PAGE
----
Also, keep in mind that the sun’s potential dangers exist even in cold temperatures, especially if you’re participating in an activity in which ultraviolet rays can reflect off snow or ice, like skiing or sledding.
According to the Skin Cancer Foundation, although skin cancers occur less frequently among members of nonwhite racial ethnic groups, they tend to have worse outcomes. This is because they’re more likely to be diagnosed with skin cancer at later, less-treatable stages.
Talk to your doctor about your skin cancer risk and ways to protect yourself. Along with wearing sunscreen diligently, you can watch out for unusual moles or growths. It’s important to check for dangerous melanomas, which are more likely to develop in less obvious locations, like between the fingers and toes.
People with HS may hesitate to use sunscreen on skin that’s sensitive or affected by HS lesions. If you’re worried about how commercial sunscreen could affect your skin condition, you have plenty of options. For example, you can try sunscreens that block ultraviolet radiation with natural minerals like zinc oxide.
To avoid layering any creams or lotions on your skin, you can opt for sun-protective clothing. Similar to sunscreen being labeled with an SPF, sun-protective clothing is rated with an ultraviolet protection factor (UPF). While a typical cotton shirt has a UPF of about five, certain clothing brands are designed to provide UPF 30 or more. These protective, lightweight garments can help you stay cool and covered and free you from slathering or spraying another product on your skin. Pair sun-protective clothing with sunglasses and a wide-brimmed hat to shield your whole body from harmful rays.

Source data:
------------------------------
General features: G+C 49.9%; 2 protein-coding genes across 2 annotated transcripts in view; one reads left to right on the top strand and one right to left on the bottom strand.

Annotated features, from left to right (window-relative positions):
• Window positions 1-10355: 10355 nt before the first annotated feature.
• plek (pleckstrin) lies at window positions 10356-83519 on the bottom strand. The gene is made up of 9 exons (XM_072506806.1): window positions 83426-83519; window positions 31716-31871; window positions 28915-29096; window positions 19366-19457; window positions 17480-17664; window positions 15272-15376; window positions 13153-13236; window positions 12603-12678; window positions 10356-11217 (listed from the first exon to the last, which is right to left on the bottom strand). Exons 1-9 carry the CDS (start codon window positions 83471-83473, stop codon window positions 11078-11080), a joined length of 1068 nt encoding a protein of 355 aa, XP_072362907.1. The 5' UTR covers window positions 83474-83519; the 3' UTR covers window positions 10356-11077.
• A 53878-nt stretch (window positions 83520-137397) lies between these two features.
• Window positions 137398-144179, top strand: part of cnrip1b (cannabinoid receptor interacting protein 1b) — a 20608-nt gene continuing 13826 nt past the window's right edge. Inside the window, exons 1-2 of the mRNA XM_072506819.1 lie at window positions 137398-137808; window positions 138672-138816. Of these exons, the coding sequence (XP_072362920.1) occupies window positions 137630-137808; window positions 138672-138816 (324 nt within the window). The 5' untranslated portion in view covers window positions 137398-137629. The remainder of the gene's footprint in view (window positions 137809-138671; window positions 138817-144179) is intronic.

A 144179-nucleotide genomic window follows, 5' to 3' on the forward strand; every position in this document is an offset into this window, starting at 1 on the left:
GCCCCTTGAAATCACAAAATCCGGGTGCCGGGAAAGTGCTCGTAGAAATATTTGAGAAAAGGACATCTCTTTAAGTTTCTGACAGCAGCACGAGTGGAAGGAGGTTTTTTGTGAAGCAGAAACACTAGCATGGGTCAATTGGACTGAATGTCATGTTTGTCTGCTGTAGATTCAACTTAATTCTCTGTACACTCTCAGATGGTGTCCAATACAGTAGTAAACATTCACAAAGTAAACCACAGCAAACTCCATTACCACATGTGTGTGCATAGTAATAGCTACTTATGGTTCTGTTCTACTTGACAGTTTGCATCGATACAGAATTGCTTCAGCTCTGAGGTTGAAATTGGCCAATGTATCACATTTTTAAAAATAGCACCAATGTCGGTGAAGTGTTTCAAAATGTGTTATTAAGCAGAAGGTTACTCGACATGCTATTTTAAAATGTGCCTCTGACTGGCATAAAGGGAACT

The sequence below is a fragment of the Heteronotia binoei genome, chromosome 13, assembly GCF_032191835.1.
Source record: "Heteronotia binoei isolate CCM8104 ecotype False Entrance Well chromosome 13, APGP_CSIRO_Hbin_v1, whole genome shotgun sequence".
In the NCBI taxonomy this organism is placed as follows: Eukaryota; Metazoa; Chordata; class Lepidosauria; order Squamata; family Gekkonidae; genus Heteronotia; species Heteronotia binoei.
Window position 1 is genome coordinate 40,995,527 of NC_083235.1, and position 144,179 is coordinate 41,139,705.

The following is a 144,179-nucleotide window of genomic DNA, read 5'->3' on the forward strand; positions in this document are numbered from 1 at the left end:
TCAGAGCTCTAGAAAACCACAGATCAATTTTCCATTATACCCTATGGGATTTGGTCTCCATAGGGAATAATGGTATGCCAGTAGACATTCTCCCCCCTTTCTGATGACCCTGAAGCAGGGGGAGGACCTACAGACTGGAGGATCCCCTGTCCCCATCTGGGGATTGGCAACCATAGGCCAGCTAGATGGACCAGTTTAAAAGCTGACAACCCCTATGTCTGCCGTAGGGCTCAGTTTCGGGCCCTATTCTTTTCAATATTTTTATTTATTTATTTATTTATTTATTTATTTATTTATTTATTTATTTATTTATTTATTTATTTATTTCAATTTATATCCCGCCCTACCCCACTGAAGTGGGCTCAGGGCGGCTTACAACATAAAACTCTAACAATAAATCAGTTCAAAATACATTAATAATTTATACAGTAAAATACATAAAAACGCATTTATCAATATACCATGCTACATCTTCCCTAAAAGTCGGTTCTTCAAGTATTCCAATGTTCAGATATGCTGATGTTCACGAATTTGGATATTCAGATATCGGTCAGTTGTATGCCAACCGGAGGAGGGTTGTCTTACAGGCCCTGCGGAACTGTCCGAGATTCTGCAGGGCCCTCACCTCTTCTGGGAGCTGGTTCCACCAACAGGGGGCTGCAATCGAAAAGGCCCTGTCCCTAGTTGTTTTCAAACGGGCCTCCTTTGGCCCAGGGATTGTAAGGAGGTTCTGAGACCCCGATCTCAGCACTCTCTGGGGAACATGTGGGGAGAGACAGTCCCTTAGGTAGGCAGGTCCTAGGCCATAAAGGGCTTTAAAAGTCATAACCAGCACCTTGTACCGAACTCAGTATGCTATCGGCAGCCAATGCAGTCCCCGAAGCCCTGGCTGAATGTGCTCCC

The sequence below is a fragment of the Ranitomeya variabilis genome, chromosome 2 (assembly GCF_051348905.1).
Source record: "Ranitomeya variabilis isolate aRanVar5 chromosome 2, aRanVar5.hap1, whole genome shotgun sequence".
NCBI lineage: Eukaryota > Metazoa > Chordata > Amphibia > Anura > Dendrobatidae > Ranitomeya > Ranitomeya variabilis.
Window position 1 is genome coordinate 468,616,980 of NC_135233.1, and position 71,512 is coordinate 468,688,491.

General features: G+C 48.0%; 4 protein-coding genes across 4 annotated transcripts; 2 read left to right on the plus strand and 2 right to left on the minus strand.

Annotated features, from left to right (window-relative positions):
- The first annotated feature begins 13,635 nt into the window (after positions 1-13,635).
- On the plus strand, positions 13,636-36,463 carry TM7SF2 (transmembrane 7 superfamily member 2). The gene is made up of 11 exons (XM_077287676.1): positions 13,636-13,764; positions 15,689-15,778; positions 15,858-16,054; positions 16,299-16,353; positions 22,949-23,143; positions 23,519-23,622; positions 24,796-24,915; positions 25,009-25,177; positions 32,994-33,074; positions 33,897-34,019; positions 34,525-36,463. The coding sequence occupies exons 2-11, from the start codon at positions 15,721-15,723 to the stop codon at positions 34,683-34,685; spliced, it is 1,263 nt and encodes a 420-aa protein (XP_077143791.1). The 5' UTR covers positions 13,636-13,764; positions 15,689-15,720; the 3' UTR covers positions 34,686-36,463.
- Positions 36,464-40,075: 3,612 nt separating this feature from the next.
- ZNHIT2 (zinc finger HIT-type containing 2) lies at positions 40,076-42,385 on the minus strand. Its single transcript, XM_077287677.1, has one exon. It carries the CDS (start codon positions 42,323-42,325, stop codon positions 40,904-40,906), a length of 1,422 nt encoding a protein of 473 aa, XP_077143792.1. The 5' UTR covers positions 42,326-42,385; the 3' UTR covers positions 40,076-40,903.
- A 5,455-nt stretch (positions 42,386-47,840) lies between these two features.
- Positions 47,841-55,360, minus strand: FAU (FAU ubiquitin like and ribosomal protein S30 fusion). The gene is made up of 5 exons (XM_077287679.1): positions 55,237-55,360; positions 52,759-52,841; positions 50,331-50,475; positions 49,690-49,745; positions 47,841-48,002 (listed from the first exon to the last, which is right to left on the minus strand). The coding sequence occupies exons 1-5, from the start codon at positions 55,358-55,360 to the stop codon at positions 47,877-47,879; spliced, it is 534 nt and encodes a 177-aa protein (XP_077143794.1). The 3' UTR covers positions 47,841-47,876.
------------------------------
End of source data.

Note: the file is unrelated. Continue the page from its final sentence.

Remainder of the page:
In addition to wearing sun-protective clothing, you can reduce your risk of skin cancer by following safe habits, like avoiding peak sun hours (between 10 a.m. and 3 p.m.) and seeking shade.
Understanding your family history can give you and your health care provider special insight into your personal risk of skin cancer. Studies show that in the general population, squamous cell carcinoma — the type of skin cancer that’s more prevalent in people with HS — is strongly linked to family history. That means if your parents or siblings have had any type of skin cancer, you may be at greater risk.
Having a skin disease like HS and a family history of skin cancer may put you at increased risk, so it’s important to talk with your dermatologist. They can help you understand your risk factors and the best ways to protect yourself, such as performing skin checks at home in between doctors’ visits. If you see a new mark that looks different from others or changes quickly, don’t hesitate to follow up with your dermatologist and ask for a closer look.
On myHSteam, the social network for people and their loved ones living with hidradenitis suppurativa, more than 34,000 members come together to ask questions, give advice, and share their stories with others who understand life with HS.
Has your health care provider discussed your risk of skin cancer? How do you balance sun safety with your HS treatment? Share your experience in the comments below, or start a conversation by posting on your Activities page.